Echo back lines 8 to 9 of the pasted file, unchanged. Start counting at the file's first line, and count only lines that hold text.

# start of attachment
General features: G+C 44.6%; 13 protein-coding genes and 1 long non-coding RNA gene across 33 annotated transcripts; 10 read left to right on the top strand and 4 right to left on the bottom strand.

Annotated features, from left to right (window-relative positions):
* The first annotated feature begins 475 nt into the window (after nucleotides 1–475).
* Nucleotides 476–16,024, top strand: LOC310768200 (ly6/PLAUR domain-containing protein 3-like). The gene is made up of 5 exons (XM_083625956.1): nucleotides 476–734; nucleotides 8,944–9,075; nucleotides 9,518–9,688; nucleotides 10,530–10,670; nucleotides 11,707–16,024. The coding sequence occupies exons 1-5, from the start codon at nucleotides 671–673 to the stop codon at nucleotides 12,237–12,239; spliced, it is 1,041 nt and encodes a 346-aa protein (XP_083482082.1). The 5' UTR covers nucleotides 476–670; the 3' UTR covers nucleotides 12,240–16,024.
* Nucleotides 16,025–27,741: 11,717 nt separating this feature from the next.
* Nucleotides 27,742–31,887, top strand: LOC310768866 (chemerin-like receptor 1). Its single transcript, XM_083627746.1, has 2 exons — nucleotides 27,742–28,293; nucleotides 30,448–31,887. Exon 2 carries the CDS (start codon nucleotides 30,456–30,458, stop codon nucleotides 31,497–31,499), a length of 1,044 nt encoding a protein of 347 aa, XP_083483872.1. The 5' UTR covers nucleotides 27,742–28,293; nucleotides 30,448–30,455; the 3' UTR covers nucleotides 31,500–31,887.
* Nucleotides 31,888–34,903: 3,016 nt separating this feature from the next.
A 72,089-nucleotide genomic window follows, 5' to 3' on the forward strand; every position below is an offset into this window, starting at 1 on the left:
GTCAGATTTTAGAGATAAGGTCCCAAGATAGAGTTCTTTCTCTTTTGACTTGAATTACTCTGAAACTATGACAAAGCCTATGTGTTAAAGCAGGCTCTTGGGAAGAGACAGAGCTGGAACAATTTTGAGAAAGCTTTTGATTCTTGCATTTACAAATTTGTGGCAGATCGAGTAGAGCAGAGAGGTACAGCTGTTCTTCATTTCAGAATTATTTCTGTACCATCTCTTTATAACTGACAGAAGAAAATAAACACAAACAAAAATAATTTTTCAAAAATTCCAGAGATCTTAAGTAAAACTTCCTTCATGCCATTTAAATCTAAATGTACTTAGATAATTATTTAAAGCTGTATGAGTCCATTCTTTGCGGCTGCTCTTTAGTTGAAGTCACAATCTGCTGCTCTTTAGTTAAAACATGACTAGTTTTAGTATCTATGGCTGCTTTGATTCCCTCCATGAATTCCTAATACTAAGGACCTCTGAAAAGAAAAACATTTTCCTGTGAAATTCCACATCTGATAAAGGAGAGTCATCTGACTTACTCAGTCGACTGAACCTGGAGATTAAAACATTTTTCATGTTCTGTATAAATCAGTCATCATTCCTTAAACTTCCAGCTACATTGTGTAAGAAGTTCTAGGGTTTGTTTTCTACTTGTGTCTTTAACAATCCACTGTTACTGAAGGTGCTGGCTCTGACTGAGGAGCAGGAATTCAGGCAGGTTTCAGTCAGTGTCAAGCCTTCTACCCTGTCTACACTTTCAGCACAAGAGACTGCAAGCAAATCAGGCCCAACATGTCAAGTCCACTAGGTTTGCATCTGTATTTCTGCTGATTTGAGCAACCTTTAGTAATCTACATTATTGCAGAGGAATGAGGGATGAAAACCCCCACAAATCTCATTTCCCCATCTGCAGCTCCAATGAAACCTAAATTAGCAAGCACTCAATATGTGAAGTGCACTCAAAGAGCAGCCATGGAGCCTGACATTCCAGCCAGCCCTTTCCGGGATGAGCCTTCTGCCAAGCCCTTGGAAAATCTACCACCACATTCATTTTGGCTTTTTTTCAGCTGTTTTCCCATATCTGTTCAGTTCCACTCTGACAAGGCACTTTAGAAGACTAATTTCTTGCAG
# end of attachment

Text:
A 72,089-nucleotide genomic window follows, 5' to 3' on the forward strand; every position below is an offset into this window, starting at 1 on the left:
GTCAGATTTTAGAGATAAGGTCCCAAGATAGAGTTCTTTCTCTTTTGACTTGAATTACTCTGAAACTATGACAAAGCCTATGTGTTAAAGCAGGCTCTTGGGAAGAGACAGAGCTGGAACAATTTTGAGAAAGCTTTTGATTCTTGCATTTACAAATTTGTGGCAGATCGAGTAGAGCAGAGAGGTACAGCTGTTCTTCATTTCAGAATTATTTCTGTACCATCTCTTTATAACTGACAGAAGAAAATAAACACAAACAAAAATAATTTTTCAAAAATTCCAGAGATCTTAAGTAAAACTTCCTTCATGCCATTTAAATCTAAATGTACTTAGATAATTATTTAAAGCTGTATGAGTCCATTCTTTGCGGCTGCTCTTTAGTTGAAGTCACAATCTGCTGCTCTTTAGTTAAAACATGACTAGTTTTAGTATCTATGGCTGCTTTGATTCCCTCCATGAATTCCTAATACTAAGGACCTCTGAAAAGAAAAACATTTTCCTGTGAAATTCCACATCTGATAAAGGAGAGTCATCTGACTTACTCAGTCGACTGAACCTGGAGATTAAAACATTTTTCATGTTCTGTATAAATCAGTCATCATTCCTTAAACTTCCAGCTACATTGTGTAAGAAGTTCTAGGGTTTGTTTTCTACTTGTGTCTTTAACAATCCACTGTTACTGAAGGTGCTGGCTCTGACTGAGGAGCAGGAATTCAGGCAGGTTTCAGTCAGTGTCAAGCCTTCTACCCTGTCTACACTTTCAGCACAAGAGACTGCAAGCAAATCAGGCCCAACATGTCAAGTCCACTAGGTTTGCATCTGTATTTCTGCTGATTTGAGCAACCTTTAGTAATCTACATTATTGCAGAGGAATGAGGGATGAAAACCCCCACAAATCTCATTTCCCCATCTGCAGCTCCAATGAAACCTAAATTAGCAAGCACTCAATATGTGAAGTGCACTCAAAGAGCAGCCATGGAGCCTGACATTCCAGCCAGCCCTTTCCGGGATGAGCCTTCTGCCAAGCCCTTGGAAAATCTACCACCACATTCATTTTGGCTTTTTTTCAGCTGTTTTCCCATATCTGTTCAGTTCCACTCTGACAAGGCACTTTAGAAGACTAATTTCTTGCAG